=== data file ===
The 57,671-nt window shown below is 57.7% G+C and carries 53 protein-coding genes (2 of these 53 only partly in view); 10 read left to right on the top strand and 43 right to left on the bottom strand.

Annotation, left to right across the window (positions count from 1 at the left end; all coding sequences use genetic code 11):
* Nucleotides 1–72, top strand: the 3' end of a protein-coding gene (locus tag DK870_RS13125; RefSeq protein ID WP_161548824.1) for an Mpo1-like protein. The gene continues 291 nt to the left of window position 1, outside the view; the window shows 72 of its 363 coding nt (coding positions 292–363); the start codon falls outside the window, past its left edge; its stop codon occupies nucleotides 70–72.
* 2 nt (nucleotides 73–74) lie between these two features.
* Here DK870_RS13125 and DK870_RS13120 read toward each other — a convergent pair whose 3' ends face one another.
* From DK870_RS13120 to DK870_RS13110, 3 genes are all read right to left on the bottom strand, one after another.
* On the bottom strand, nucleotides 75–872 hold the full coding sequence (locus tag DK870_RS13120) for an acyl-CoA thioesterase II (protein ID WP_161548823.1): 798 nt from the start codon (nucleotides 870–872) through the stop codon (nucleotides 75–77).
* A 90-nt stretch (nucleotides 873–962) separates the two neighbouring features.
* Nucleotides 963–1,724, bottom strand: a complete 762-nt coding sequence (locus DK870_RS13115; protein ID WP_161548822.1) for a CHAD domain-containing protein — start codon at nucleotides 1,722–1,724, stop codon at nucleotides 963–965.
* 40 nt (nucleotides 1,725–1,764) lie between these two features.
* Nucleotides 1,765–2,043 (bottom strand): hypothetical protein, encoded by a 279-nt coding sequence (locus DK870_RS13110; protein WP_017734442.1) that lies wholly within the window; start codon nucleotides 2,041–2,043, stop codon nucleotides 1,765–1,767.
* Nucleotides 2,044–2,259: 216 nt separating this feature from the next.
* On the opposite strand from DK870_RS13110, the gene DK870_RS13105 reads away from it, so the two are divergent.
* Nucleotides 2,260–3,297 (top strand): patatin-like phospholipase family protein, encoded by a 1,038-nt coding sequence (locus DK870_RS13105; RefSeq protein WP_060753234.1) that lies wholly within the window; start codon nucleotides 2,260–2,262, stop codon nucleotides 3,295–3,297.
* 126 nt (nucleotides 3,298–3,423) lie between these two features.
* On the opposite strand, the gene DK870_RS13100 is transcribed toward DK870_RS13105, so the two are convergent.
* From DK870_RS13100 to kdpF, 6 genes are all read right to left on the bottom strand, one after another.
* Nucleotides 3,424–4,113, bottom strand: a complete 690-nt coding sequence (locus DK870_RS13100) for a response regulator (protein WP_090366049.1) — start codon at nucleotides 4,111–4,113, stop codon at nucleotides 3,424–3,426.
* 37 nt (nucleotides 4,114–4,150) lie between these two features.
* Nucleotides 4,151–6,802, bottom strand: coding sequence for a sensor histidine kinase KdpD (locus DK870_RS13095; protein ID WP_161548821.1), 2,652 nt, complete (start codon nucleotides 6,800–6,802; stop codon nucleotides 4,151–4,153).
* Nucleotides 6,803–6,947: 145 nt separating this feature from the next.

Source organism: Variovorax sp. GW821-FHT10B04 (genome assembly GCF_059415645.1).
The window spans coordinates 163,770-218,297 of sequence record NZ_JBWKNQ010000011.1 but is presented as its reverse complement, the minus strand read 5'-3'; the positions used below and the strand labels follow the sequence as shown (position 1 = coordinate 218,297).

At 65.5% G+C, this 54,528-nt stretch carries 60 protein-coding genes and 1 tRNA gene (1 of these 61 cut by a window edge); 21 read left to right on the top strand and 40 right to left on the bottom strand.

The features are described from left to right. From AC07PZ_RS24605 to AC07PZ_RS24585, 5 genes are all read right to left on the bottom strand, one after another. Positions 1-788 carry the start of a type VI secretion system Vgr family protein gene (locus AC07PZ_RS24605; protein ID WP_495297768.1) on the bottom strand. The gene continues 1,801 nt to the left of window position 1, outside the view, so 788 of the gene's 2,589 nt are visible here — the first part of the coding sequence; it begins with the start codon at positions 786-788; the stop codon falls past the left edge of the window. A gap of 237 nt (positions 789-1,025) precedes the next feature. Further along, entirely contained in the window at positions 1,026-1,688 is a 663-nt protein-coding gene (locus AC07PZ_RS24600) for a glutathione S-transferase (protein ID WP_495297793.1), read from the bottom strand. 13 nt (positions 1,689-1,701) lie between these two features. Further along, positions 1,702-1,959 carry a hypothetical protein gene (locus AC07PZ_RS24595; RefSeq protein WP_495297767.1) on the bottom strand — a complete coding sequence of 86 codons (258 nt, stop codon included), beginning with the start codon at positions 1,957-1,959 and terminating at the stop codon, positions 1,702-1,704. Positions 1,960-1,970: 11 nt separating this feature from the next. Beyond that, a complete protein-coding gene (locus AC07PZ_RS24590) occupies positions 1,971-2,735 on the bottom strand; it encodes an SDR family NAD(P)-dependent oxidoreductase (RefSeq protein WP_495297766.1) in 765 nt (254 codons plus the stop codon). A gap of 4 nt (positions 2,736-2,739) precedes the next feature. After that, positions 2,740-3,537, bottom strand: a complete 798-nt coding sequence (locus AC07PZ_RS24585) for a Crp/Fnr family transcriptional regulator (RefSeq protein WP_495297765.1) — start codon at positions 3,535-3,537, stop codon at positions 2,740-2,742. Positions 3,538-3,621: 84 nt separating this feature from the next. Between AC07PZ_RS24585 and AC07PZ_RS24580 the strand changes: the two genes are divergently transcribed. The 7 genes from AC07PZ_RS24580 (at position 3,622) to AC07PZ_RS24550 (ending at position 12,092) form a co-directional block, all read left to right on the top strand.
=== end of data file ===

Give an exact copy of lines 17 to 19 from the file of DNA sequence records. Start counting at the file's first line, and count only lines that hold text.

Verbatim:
* From DK870_RS13100 to kdpF, 6 genes are all read right to left on the bottom strand, one after another.
* Nucleotides 3,424–4,113, bottom strand: a complete 690-nt coding sequence (locus DK870_RS13100) for a response regulator (protein WP_090366049.1) — start codon at nucleotides 4,111–4,113, stop codon at nucleotides 3,424–3,426.
* 37 nt (nucleotides 4,114–4,150) lie between these two features.